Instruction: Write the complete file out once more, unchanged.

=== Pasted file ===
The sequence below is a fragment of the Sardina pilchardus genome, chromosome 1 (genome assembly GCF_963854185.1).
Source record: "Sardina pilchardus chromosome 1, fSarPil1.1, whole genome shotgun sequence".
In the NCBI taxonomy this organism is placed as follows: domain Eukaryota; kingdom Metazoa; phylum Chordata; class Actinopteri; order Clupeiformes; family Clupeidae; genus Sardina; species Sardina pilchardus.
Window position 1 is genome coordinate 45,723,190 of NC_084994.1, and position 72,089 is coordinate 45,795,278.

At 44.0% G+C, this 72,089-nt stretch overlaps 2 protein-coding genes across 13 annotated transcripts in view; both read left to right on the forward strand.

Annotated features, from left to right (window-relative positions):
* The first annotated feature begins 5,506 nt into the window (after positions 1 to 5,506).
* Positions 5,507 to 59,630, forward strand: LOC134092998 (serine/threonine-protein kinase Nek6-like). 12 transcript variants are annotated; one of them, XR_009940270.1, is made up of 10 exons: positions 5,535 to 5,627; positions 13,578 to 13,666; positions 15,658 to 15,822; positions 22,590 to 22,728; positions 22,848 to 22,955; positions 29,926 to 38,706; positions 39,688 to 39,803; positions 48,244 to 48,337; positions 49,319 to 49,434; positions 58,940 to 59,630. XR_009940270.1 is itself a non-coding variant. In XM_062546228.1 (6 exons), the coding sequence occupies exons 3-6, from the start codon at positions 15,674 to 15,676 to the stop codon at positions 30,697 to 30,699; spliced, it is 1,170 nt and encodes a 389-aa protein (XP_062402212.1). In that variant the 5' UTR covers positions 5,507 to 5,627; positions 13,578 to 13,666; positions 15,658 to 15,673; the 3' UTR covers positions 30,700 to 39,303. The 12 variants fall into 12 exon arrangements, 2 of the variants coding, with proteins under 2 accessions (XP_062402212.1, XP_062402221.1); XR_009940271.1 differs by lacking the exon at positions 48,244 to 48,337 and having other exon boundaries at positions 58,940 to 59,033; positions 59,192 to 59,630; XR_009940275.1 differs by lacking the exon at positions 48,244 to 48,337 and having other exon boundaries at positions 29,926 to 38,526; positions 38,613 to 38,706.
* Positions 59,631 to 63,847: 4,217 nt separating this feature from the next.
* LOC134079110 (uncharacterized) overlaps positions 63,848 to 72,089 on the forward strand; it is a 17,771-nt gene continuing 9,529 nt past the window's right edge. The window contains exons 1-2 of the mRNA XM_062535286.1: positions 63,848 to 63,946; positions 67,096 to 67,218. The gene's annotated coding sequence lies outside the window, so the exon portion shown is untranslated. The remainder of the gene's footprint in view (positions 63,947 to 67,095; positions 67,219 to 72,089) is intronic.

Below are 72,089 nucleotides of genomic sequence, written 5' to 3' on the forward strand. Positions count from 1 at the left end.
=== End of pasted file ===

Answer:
The sequence below is a fragment of the Sardina pilchardus genome, chromosome 1 (genome assembly GCF_963854185.1).
Source record: "Sardina pilchardus chromosome 1, fSarPil1.1, whole genome shotgun sequence".
In the NCBI taxonomy this organism is placed as follows: domain Eukaryota; kingdom Metazoa; phylum Chordata; class Actinopteri; order Clupeiformes; family Clupeidae; genus Sardina; species Sardina pilchardus.
Window position 1 is genome coordinate 45,723,190 of NC_084994.1, and position 72,089 is coordinate 45,795,278.

At 44.0% G+C, this 72,089-nt stretch overlaps 2 protein-coding genes across 13 annotated transcripts in view; both read left to right on the forward strand.

Annotated features, from left to right (window-relative positions):
* The first annotated feature begins 5,506 nt into the window (after positions 1 to 5,506).
* Positions 5,507 to 59,630, forward strand: LOC134092998 (serine/threonine-protein kinase Nek6-like). 12 transcript variants are annotated; one of them, XR_009940270.1, is made up of 10 exons: positions 5,535 to 5,627; positions 13,578 to 13,666; positions 15,658 to 15,822; positions 22,590 to 22,728; positions 22,848 to 22,955; positions 29,926 to 38,706; positions 39,688 to 39,803; positions 48,244 to 48,337; positions 49,319 to 49,434; positions 58,940 to 59,630. XR_009940270.1 is itself a non-coding variant. In XM_062546228.1 (6 exons), the coding sequence occupies exons 3-6, from the start codon at positions 15,674 to 15,676 to the stop codon at positions 30,697 to 30,699; spliced, it is 1,170 nt and encodes a 389-aa protein (XP_062402212.1). In that variant the 5' UTR covers positions 5,507 to 5,627; positions 13,578 to 13,666; positions 15,658 to 15,673; the 3' UTR covers positions 30,700 to 39,303. The 12 variants fall into 12 exon arrangements, 2 of the variants coding, with proteins under 2 accessions (XP_062402212.1, XP_062402221.1); XR_009940271.1 differs by lacking the exon at positions 48,244 to 48,337 and having other exon boundaries at positions 58,940 to 59,033; positions 59,192 to 59,630; XR_009940275.1 differs by lacking the exon at positions 48,244 to 48,337 and having other exon boundaries at positions 29,926 to 38,526; positions 38,613 to 38,706.
* Positions 59,631 to 63,847: 4,217 nt separating this feature from the next.
* LOC134079110 (uncharacterized) overlaps positions 63,848 to 72,089 on the forward strand; it is a 17,771-nt gene continuing 9,529 nt past the window's right edge. The window contains exons 1-2 of the mRNA XM_062535286.1: positions 63,848 to 63,946; positions 67,096 to 67,218. The gene's annotated coding sequence lies outside the window, so the exon portion shown is untranslated. The remainder of the gene's footprint in view (positions 63,947 to 67,095; positions 67,219 to 72,089) is intronic.

Below are 72,089 nucleotides of genomic sequence, written 5' to 3' on the forward strand. Positions count from 1 at the left end.